When an acoustic neuroma is caught early, the likelihood that an experienced surgeon can remove it while preserving both hearing and the delicate facial nerve is quite good. At the University of Michigan Health System, our Otology/Neurotology department has outstanding outcomes when treating acoustic neuromas and our multidisciplinary team of highly skilled physicians tailors your treatment so it’s best for you.
An acoustic neuroma (also called a vestibular schwannoma) is a benign tumor, usually slow growing, that originates on the 8th cranial nerve, leading from the brain to the inner ear. The first symptoms include hearing loss and balance problems.
Our approach to management of an acoustic neuroma is to determine what’s best for each individual patient. Our multidisciplinary team, which includes the Department of Neurosurgery, evaluates the patient thoroughly, with a complete history, a physical examination, plus hearing and balance tests. Imaging studies include an MRI of the head and a CT scan if surgery is being considered. We take into consideration health issues, the size of the tumor and its symptoms, and then discuss all the treatment options with the patient.
Acoustic neuroma treatment options include:
- Observation – may be an option for tumors with no accompanying symptoms and for patients who are too ill or elderly for surgery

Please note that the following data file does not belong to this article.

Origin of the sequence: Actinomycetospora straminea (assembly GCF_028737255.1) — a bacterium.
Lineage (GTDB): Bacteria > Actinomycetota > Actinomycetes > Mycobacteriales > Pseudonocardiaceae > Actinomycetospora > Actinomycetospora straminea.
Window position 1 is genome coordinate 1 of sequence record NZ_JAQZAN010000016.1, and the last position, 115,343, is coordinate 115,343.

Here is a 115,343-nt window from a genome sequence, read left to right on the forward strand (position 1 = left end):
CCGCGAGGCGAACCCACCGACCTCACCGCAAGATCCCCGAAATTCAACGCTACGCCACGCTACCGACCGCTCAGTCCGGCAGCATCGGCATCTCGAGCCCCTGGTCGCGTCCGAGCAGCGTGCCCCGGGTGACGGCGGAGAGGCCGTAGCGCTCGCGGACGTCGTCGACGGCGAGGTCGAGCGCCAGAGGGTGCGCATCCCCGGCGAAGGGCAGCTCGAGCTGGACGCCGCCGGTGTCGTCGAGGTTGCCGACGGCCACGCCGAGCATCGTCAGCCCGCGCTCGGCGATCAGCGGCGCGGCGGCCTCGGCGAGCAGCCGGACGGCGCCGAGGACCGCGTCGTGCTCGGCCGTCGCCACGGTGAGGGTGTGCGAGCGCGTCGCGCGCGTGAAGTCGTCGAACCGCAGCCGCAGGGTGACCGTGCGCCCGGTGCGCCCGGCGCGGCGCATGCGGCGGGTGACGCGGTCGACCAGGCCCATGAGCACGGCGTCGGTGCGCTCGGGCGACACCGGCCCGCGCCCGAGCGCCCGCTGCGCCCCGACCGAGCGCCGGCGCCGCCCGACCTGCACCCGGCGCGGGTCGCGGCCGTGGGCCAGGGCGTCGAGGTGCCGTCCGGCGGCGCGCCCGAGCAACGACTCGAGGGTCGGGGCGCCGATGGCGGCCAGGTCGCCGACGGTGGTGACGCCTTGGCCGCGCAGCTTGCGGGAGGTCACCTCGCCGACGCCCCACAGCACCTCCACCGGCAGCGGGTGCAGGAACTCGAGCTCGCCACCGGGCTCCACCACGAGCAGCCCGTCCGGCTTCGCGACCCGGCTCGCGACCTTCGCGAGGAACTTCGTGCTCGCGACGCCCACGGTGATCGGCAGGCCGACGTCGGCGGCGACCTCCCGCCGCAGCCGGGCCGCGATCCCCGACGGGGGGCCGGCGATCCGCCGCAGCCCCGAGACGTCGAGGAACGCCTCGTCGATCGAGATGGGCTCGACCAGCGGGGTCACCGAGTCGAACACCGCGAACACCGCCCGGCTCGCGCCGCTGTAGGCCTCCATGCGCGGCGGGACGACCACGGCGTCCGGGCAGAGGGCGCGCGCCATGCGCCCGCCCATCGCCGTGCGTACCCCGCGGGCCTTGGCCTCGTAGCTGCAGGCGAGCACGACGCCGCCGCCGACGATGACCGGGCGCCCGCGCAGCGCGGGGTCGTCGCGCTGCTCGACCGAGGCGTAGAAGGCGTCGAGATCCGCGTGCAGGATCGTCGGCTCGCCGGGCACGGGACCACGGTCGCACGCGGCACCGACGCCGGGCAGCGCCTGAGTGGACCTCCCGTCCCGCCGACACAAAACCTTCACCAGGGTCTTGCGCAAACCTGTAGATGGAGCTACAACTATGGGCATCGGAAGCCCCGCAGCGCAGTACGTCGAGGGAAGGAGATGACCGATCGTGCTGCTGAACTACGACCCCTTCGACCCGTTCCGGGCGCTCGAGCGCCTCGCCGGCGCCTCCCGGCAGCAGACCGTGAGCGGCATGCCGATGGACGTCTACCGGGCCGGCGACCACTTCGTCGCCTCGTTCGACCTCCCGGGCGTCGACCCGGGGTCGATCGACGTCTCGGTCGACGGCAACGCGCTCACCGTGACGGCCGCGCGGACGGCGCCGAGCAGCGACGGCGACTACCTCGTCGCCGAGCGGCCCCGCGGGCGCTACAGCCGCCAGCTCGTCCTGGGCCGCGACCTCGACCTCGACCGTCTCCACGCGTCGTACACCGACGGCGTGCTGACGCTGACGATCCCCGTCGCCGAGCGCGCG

- Stereotactic radiosurgery – a radiation treatment that, in select cases, can control tumors using precisely targeted x-ray beams
- Microsurgical excision – the most common treatment for an acoustic neuroma, which usually removes the tumor entirely
Our group has achieved hearing preservation rates in small tumors that are among the world’s best, while maintaining high rates of facial nerve function. The middle fossa approach allows the surgeons to access the area of the tumor and preserve all the vital structures around the tumor, including the balance system, cochlea and facial nerve.
A published study from the University of Michigan reported high rates of success at preserving the patients’ hearing when the middle fossa approach was used to remove smaller tumors. Of the people in the study who had useful hearing before the surgery, over three-quarters retained a level of useful hearing after their tumors were removed. The results presented in this study represent the highest hearing preservation rates published to date.
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